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Top Asian News 4:24 a.m. GMT

January 14, 2023 GMT

Suspect charged with murder in assassination of Japan’s Abe

TOKYO (AP) — Japanese prosecutors formally charged the suspect in the assassination of former Prime Minister Shinzo Abe with murder, sending him to stand trial, a court said Friday. Tetsuya Yamagami was arrested immediately after allegedly shooting Abe with a homemade gun as the former leader was making a campaign speech in July outside a train station in Nara in western Japan. He then underwent a nearly six-month mental evaluation, which prosecutors said showed he is fit to stand trial. Yamagami was also charged with violating a gun control law, according to the Nara District Court. Police have said Yamagami told them that he killed Abe, one of Japan’s most influential and divisive politicians, because of Abe’s apparent links to a religious group that he hated.

S. Korean police seek manslaughter charges over deadly crush


SEOUL, South Korea (AP) — South Korean police are seeking criminal charges including involuntary manslaughter and negligence against 23 officials, about half of them law enforcement officers, for a lack of safety measures they said were responsible for a crowd surge that killed nearly 160 people. Despite anticipating a weekend crowd of more than 100,000, Seoul police had assigned 137 officers to the capital’s nightlife district Itaewon on the day of the crush. Those officers were focused on monitoring narcotics use and violent crimes, which experts say left few resources for pedestrian safety. Son Je-han, who headed the National Police Agency’s special investigation into the incident, said Friday his team will now send the case to prosecutors.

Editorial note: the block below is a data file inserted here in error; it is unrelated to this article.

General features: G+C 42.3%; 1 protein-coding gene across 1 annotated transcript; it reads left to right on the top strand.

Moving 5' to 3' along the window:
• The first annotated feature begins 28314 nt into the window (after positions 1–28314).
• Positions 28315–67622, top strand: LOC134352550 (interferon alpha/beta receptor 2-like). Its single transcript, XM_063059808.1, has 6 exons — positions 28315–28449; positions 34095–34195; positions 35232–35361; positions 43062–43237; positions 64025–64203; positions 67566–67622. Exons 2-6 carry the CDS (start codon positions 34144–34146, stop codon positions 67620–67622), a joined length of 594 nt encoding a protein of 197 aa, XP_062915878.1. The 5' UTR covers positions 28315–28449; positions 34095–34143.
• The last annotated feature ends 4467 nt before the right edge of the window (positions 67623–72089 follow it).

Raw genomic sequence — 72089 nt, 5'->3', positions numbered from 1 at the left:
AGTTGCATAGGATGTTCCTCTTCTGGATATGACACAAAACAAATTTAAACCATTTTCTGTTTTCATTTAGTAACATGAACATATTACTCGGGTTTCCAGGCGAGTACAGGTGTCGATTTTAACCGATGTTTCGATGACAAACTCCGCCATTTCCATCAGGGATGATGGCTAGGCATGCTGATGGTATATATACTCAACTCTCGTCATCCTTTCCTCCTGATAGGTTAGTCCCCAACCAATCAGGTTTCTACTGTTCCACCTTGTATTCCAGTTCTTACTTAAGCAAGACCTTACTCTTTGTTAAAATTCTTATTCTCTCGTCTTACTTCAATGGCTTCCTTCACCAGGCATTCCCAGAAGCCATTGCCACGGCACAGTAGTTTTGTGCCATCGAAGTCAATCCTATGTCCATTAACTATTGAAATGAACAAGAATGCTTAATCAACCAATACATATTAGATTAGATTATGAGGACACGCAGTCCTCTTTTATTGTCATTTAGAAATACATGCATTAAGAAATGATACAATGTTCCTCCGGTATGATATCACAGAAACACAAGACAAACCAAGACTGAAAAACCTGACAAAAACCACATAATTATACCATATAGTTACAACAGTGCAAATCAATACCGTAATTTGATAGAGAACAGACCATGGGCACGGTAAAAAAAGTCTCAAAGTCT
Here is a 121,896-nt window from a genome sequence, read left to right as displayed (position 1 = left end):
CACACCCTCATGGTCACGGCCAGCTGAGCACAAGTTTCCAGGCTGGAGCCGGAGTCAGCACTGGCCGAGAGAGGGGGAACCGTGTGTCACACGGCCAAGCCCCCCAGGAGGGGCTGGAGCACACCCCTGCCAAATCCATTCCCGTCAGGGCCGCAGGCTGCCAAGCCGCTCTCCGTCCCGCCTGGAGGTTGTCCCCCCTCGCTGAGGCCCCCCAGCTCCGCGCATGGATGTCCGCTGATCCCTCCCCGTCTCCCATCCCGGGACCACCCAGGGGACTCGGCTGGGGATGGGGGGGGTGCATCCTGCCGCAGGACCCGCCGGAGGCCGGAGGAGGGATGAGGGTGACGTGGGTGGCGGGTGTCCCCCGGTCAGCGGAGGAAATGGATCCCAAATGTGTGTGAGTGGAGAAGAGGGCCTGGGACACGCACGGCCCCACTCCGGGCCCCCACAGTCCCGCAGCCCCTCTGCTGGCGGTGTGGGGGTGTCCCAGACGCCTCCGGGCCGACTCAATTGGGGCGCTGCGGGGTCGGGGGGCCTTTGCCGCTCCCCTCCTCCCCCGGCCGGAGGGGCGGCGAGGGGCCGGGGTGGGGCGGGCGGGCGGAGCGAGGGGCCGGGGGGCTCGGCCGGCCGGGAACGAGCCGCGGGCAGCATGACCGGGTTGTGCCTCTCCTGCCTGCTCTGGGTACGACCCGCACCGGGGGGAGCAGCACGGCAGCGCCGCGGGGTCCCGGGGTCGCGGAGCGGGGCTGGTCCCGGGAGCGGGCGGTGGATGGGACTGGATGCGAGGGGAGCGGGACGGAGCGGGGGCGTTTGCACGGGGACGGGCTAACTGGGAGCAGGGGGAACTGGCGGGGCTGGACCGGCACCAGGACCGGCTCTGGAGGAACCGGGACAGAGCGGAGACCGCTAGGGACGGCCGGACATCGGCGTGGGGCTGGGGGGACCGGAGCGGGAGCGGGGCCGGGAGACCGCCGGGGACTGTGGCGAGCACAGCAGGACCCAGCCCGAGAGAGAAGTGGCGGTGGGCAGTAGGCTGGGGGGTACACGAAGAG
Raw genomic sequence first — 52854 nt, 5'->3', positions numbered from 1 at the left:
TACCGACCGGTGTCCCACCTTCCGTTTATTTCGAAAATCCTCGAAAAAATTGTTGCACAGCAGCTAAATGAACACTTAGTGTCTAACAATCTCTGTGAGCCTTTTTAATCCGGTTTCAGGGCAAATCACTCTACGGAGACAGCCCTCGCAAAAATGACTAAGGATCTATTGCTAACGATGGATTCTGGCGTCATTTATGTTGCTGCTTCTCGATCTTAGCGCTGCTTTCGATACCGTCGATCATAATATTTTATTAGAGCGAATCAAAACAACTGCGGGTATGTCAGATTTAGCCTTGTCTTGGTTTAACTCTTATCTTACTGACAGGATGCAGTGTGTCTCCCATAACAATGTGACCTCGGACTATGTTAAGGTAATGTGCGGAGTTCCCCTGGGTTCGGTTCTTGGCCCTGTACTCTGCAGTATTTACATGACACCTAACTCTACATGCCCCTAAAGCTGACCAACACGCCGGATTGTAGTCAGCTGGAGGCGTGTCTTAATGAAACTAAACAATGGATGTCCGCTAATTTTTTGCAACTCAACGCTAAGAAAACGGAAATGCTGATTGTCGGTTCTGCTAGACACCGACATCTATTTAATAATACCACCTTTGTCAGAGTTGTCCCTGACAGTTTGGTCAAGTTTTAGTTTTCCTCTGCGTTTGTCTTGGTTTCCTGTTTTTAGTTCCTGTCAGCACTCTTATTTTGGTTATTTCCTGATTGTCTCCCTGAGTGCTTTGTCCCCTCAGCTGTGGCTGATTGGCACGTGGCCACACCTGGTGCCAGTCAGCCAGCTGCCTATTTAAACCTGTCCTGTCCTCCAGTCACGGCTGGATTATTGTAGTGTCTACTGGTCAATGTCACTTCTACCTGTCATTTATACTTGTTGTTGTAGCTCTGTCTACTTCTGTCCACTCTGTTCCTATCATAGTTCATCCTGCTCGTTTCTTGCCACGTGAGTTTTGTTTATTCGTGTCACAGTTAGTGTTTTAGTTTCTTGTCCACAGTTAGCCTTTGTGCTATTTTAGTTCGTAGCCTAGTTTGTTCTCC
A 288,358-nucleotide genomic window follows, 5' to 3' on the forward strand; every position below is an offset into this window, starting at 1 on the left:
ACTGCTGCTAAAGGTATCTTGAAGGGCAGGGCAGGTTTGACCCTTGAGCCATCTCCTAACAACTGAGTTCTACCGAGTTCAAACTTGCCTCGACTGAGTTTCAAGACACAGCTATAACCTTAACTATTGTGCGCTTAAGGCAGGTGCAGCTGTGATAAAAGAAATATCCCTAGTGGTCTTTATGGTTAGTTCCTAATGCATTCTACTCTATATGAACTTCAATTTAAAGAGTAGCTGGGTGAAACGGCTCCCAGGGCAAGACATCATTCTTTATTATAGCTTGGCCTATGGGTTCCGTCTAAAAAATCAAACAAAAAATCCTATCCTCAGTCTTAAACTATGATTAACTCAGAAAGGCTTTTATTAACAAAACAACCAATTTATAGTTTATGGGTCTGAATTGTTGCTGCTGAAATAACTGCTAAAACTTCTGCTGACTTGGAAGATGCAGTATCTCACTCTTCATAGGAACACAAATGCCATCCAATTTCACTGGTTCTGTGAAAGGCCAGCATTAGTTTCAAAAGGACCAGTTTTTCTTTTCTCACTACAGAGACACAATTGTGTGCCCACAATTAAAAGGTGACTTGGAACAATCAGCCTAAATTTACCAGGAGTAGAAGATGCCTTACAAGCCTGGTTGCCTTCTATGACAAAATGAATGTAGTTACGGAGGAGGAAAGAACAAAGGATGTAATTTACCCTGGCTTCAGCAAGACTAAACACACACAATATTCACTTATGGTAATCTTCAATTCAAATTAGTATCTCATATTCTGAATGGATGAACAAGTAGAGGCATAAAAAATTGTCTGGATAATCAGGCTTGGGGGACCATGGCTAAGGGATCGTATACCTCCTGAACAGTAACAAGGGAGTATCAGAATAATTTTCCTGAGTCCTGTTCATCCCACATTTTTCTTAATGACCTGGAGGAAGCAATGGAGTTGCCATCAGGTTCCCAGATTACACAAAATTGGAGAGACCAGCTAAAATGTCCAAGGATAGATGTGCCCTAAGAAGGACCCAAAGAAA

Sri Lanka church seeks criminal justice for Easter bombings

Sri Lanka’s Catholic Church urged the country Friday to criminally prosecute its former leader for negligence, a day after the top court ordered him to pay compensation to the victims of the 2019 Easter Sunday bomb attacks that killed nearly 270 people. Two local Muslim groups that had pledged allegiance to the Islamic State group were accused of carrying out six near-simultaneous suicide bomb attacks, targeting worshippers at Easter services in three churches and tourists having breakfast at three popular hotels. The attacks killed 269 and wounded some 500 more. Duthika Perera, an attorney representing Archbishop of Colombo Cardinal Malcolm Ranjith, said the church expects the attorney general to file criminal charges against former President Maithripala Sirisena and four others whom the court found to have neglected their duties to protect the people.


Relief groups say 5 die as Myanmar air strikes hit churches

BANGKOK (AP) — Air strikes by Myanmar’s military on two villages inhabited largely by ethnic Karen killed five civilians, including a mother and her 2-year-old daughter, and destroyed two churches, two relief organizations said Friday. The dead from the air strikes on Thursday also included the pastor of a Baptist church, a Catholic deacon and a church layman, according to the Karen Women’s Organization and the Free Burma Rangers. Another woman and her child were wounded in a second village, they said. The Karen, who live largely in the eastern part of Myanmar along the border with Thailand, are one of the most established ethnic minority rebel forces and have been fighting for decades for greater autonomy from the central government.


Hong Kong DJ who broadcast for six decades dies at 98

HONG KONG (AP) — Ray Cordeiro, who interviewed music acts including the Beatles during a six-decade career on Hong Kong radio that earned him the title of the world’s longest-working disc jockey, has died, his former employer announced. He was 98. Cordeiro died Friday, according to Radio Television Hong Kong, where he worked until 2021. It gave no cause of death. Cordeiro, who was born in Hong Kong in 1924 of Portuguese descent, was recognized by the Guinness Book of Records as the world’s longest-working DJ. He joined Hong Kong’s public broadcaster in 1960 after working as a prison warden and bank clerk.